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Repurposed drug can save patients infected with rare brain-eating amoeba

Ellie McCluey | March 1, 2023

There have been over 100 confirmed cases of Balamuthia infections in the United States since 1986. The Balamuthia mandrillaris is a rare brain-eating amoeba that induces a deadly infection in the central nervous system. With a mortality rate of 90 percent, the outlook for patients who are infected by the amoeba is bleak. However, in 2021, a 54-year-old man survived after treatment with nitroxoline, a drug that is prescribed to treat UTI infections.

How does one get infected with Balamuthia?

Balamuthia live in soil, dust, and water; thus, they are believed to enter the body through exposed wounds or the lungs. Once the amoebas enter the body, they wreak havoc, causing brain masses, nausea, seizures, and hallucinations.

“LA AMEBA HIDRA, AMOEBA PROTEUS ▷” by PROYECTO AGUA** /** WATER PROJECT is licensed under CC BY-NC-SA 2.0. To view a copy of this license, visit

What is nitroxoline?

Nitroxoline is a drug that is currently not FDA-approved; however, it is available for clinical use in European countries. The use of the drug was inspired by research conducted by Joseph DeRisi, a biochemist at the University of California, San Francisco. Hopefully, with the newfound knowledge of nitroxoline’s effectiveness, the outcome for cases of the brain-eating amoeba won’t be so bleak.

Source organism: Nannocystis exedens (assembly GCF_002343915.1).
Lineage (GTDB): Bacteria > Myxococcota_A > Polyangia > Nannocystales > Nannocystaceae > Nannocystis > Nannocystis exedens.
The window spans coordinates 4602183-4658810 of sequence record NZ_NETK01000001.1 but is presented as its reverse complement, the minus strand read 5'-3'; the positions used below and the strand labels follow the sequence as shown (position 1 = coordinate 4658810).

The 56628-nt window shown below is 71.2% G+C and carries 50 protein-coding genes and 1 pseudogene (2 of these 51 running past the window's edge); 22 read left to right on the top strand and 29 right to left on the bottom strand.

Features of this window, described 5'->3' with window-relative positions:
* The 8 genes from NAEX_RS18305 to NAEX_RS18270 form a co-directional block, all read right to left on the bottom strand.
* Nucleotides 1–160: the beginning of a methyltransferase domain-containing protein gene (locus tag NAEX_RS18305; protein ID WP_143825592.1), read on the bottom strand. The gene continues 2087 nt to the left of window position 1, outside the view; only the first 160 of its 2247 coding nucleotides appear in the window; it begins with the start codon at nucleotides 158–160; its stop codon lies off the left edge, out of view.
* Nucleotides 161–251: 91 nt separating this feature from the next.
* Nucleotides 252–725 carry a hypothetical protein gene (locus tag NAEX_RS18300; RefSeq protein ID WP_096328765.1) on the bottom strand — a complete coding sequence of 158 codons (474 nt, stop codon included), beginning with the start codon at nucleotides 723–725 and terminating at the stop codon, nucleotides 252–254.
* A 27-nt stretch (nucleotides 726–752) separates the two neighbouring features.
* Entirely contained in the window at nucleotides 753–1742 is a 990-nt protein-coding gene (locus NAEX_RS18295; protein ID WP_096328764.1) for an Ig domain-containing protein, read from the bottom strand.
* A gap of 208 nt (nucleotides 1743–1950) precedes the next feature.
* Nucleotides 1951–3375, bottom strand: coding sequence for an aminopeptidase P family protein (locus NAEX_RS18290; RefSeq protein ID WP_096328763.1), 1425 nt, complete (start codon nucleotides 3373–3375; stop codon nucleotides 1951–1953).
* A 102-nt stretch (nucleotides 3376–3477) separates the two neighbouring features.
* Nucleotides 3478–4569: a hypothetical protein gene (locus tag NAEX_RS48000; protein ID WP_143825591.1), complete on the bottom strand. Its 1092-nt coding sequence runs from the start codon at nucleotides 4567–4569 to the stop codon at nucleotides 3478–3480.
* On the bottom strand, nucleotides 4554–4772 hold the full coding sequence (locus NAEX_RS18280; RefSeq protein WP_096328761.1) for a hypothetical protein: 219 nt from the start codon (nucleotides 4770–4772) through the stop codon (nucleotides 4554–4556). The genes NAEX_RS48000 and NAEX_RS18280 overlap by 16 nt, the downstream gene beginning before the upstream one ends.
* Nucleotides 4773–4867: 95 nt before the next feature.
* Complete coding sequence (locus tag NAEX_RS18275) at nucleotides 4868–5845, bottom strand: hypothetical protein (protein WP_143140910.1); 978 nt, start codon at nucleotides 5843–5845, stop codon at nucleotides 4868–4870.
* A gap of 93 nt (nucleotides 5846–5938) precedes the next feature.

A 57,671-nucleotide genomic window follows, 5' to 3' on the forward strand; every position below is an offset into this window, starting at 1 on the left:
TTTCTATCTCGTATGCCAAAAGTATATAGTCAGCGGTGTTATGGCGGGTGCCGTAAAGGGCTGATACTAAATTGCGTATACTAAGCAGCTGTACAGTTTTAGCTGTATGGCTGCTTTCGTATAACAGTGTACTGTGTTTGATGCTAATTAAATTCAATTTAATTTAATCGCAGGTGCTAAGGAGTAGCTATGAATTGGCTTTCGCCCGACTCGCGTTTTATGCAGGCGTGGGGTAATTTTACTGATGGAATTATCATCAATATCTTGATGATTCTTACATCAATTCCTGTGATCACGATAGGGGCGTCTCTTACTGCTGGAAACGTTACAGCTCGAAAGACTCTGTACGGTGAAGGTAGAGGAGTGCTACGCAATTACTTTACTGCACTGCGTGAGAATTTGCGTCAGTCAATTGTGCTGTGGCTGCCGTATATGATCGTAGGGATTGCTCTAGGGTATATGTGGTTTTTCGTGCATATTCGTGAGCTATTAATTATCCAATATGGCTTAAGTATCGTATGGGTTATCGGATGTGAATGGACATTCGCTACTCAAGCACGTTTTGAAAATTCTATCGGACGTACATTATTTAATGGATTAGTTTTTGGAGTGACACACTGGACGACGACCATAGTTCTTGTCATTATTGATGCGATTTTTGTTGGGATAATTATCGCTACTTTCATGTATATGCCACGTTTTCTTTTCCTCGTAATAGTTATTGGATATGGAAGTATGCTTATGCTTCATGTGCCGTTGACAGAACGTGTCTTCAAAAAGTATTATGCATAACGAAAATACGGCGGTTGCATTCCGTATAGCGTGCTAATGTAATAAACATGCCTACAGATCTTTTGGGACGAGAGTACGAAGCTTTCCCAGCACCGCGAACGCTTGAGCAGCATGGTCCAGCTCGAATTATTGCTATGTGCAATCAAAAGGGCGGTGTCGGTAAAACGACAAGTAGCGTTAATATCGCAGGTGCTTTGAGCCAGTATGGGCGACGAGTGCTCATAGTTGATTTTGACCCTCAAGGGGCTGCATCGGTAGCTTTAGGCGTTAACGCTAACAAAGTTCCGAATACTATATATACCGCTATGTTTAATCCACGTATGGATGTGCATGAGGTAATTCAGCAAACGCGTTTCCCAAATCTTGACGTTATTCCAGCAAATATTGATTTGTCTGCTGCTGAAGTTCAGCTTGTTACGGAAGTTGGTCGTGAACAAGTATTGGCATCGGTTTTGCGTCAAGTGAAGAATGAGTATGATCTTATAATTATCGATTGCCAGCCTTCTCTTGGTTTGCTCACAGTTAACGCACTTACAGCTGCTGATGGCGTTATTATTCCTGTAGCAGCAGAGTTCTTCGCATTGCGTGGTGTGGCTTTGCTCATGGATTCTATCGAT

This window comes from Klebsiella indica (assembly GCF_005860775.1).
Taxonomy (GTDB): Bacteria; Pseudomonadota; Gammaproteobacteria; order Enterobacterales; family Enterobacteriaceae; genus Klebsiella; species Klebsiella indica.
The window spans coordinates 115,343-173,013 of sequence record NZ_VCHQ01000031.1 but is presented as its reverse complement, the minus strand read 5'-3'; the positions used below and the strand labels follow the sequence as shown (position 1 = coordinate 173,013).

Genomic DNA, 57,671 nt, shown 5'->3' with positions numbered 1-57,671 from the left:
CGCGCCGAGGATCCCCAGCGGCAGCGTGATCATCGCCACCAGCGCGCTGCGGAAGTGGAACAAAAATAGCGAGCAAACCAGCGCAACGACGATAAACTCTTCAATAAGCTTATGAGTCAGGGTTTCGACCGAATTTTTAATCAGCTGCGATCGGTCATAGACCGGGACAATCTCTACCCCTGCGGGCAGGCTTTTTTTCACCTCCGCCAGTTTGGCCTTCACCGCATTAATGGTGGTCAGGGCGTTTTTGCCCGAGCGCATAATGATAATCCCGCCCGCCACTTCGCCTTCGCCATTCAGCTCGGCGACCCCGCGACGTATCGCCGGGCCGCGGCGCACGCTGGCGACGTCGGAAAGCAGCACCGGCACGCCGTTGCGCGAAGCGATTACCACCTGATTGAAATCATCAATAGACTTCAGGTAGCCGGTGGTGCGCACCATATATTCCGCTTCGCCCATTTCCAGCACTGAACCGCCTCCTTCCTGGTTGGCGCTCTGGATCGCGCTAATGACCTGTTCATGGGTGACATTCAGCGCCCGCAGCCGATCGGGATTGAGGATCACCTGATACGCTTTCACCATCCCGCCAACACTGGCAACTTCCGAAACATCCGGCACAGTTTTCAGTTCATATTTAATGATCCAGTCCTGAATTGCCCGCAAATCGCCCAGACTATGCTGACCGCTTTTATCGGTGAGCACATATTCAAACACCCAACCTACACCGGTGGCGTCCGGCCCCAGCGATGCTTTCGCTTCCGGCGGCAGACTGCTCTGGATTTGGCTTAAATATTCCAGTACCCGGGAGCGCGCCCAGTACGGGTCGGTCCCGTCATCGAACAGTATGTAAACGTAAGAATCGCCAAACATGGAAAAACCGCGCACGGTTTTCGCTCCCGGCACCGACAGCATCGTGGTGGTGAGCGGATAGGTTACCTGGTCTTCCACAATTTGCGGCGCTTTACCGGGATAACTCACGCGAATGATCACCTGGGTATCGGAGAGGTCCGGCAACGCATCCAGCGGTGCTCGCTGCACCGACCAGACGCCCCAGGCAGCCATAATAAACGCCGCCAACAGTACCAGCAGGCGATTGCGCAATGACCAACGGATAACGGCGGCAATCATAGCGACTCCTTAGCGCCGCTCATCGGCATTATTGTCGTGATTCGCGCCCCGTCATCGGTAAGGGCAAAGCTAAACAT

Repurposed drug battles ‘brain-eating’ amoeba. (n.d.). Retrieved February 21, 2023, from 

Spottiswoode, N., Pet, D., Kim, A., Gruenberg, K., Shah, M., Ramachandran, A., Laurie, M. T., Zia, M., Fouassier, C., Boutros, C. L., Lu, R., Zhang, Y., Servellita, V., Bollen, A., Chiu, C. Y., Wilson, M. R., Valdivia, L., & DeRisi, J. L. (n.d.). Successful Treatment of Balamuthia mandrillaris Granulomatous Amebic Encephalitis with Nitroxoline—Volume 29, Number 1—January 2023—Emerging Infectious Diseases journal—CDC.